Overwhelmingly, these stories are glittering, gracious and damned good.
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Most Helpful Customer Reviews on Amazon.com (beta)
Amazon.com: 3.9 out of 5 stars  34 reviews
20 of 22 people found the following review helpful
5.0 out of 5 stars Chabon offers masterful snapshots of the human condition. 20 April 1999
By Peter M. Wallace - Published on Amazon.com
In each of these nine stories, Chabon--particularly noted for his stylistic accomplishments--manages to flesh out a variety of characters in only a few pages, and sometimes in a few words. His sentences frequently seem to reach perfection, each word fitting precisely with a satisfying snap like the final piece of a jigsaw puzzle, without the disappointing sting of over-cleverness.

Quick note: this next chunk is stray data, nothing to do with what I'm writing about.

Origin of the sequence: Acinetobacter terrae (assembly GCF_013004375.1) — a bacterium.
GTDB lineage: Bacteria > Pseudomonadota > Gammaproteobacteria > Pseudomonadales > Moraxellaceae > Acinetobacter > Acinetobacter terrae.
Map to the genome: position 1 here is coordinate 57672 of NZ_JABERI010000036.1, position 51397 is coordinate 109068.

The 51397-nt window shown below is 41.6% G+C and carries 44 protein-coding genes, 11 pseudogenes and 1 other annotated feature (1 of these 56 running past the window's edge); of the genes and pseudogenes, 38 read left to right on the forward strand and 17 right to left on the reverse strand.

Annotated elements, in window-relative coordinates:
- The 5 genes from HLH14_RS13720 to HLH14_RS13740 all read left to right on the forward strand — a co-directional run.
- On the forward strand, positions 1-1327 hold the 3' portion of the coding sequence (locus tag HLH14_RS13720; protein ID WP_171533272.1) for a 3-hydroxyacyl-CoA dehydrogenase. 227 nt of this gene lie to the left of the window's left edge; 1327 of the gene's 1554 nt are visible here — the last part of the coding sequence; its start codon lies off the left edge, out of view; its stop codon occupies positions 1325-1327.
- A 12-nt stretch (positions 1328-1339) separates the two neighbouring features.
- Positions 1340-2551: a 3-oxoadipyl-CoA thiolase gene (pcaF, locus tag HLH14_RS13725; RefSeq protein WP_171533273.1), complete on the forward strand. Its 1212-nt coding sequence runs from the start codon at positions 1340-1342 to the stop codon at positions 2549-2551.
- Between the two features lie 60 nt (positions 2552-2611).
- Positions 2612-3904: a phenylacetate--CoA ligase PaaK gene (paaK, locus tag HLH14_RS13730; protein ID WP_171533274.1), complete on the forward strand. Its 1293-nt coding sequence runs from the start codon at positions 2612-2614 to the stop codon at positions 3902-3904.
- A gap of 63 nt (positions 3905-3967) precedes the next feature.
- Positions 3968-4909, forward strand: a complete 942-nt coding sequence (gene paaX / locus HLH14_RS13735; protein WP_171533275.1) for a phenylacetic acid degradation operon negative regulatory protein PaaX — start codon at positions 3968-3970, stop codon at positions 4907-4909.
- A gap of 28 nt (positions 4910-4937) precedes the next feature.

As I read each wholly original story, I couldn't help but respond frequently with a knowing smile and the warm realization of recognition. I've smelled that smell and heard that sound ("There was a stink of chlorine from the waterfall in the atrium where the chimes of the elevators echoed all night with a sound like a dental instrument hitting a cold tile floor"). I've seen that place, even though I've never been there ("Plunkettsburg was at first glance unprepossessing--a low, rusting little city, with tarnished onion domes and huddled houses, drab as an armful of dead leaves strewn along the ground"). I've felt that feeling ("The next day I lay in bed, aching, sore, and suffering from that peculiar brand of spiritual depression born largely of suppressed fear"). And I most assuredly know that person ("Oriole was a big, broad-backed woman, ample and plain and quadrangular as the state of Iowa itself. Hugging her, Eddie felt comforted, as by the charitable gaze of a cow"). Each page proffers several such stylistic gems, which serve to draw you into the story without putting you off with their brilliance.